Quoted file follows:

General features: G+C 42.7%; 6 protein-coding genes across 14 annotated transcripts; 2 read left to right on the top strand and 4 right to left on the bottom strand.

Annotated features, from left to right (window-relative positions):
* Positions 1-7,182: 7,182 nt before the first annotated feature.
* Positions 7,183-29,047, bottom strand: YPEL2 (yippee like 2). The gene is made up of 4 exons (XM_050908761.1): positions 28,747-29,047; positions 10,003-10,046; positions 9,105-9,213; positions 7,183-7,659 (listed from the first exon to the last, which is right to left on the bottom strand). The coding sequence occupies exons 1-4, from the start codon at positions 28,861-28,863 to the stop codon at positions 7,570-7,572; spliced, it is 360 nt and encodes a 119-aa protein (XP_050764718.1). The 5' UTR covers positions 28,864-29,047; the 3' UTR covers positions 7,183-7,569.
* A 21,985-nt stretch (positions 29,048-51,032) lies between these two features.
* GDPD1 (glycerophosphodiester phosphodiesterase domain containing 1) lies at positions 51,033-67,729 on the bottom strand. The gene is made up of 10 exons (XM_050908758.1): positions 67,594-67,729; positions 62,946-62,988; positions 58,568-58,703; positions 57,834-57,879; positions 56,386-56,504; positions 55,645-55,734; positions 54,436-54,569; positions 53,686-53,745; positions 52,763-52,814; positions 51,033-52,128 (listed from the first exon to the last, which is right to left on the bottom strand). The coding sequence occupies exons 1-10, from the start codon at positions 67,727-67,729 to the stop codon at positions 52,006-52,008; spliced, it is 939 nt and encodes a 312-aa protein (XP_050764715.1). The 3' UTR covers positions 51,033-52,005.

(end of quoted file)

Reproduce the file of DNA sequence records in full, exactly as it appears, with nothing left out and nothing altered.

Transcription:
General features: G+C 42.7%; 6 protein-coding genes across 14 annotated transcripts; 2 read left to right on the top strand and 4 right to left on the bottom strand.

Annotated features, from left to right (window-relative positions):
* Positions 1-7,182: 7,182 nt before the first annotated feature.
* Positions 7,183-29,047, bottom strand: YPEL2 (yippee like 2). The gene is made up of 4 exons (XM_050908761.1): positions 28,747-29,047; positions 10,003-10,046; positions 9,105-9,213; positions 7,183-7,659 (listed from the first exon to the last, which is right to left on the bottom strand). The coding sequence occupies exons 1-4, from the start codon at positions 28,861-28,863 to the stop codon at positions 7,570-7,572; spliced, it is 360 nt and encodes a 119-aa protein (XP_050764718.1). The 5' UTR covers positions 28,864-29,047; the 3' UTR covers positions 7,183-7,569.
* A 21,985-nt stretch (positions 29,048-51,032) lies between these two features.
* GDPD1 (glycerophosphodiester phosphodiesterase domain containing 1) lies at positions 51,033-67,729 on the bottom strand. The gene is made up of 10 exons (XM_050908758.1): positions 67,594-67,729; positions 62,946-62,988; positions 58,568-58,703; positions 57,834-57,879; positions 56,386-56,504; positions 55,645-55,734; positions 54,436-54,569; positions 53,686-53,745; positions 52,763-52,814; positions 51,033-52,128 (listed from the first exon to the last, which is right to left on the bottom strand). The coding sequence occupies exons 1-10, from the start codon at positions 67,727-67,729 to the stop codon at positions 52,006-52,008; spliced, it is 939 nt and encodes a 312-aa protein (XP_050764715.1). The 3' UTR covers positions 51,033-52,005.